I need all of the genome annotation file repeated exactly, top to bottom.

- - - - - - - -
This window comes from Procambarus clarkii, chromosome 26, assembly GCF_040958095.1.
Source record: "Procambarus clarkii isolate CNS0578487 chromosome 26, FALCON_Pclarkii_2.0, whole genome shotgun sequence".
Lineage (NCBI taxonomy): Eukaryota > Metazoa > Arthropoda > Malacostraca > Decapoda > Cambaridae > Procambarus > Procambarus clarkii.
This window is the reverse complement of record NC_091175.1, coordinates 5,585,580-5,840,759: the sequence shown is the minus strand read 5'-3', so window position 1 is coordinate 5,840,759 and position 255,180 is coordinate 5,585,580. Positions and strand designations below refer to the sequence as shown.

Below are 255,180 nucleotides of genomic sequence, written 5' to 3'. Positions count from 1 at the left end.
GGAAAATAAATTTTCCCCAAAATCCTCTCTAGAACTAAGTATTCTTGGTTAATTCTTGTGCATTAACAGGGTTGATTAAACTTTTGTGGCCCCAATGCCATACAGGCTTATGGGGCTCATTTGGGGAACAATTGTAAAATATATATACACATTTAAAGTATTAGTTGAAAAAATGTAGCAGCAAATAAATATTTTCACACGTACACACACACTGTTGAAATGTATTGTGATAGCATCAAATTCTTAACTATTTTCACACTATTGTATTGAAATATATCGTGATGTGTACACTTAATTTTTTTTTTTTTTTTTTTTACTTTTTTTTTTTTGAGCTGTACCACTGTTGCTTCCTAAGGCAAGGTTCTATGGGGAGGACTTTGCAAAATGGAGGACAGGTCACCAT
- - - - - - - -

This window comes from Procambarus clarkii, chromosome 26, assembly GCF_040958095.1.
Source record: "Procambarus clarkii isolate CNS0578487 chromosome 26, FALCON_Pclarkii_2.0, whole genome shotgun sequence".
Lineage (NCBI taxonomy): Eukaryota > Metazoa > Arthropoda > Malacostraca > Decapoda > Cambaridae > Procambarus > Procambarus clarkii.
This window is the reverse complement of record NC_091175.1, coordinates 5,585,580-5,840,759: the sequence shown is the minus strand read 5'-3', so window position 1 is coordinate 5,840,759 and position 255,180 is coordinate 5,585,580. Positions and strand designations below refer to the sequence as shown.

Below are 255,180 nucleotides of genomic sequence, written 5' to 3'. Positions count from 1 at the left end.
GGAAAATAAATTTTCCCCAAAATCCTCTCTAGAACTAAGTATTCTTGGTTAATTCTTGTGCATTAACAGGGTTGATTAAACTTTTGTGGCCCCAATGCCATACAGGCTTATGGGGCTCATTTGGGGAACAATTGTAAAATATATATACACATTTAAAGTATTAGTTGAAAAAATGTAGCAGCAAATAAATATTTTCACACGTACACACACACTGTTGAAATGTATTGTGATAGCATCAAATTCTTAACTATTTTCACACTATTGTATTGAAATATATCGTGATGTGTACACTTAATTTTTTTTTTTTTTTTTTTTACTTTTTTTTTTTTGAGCTGTACCACTGTTGCTTCCTAAGGCAAGGTTCTATGGGGAGGACTTTGCAAAATGGAGGACAGGTCACCAT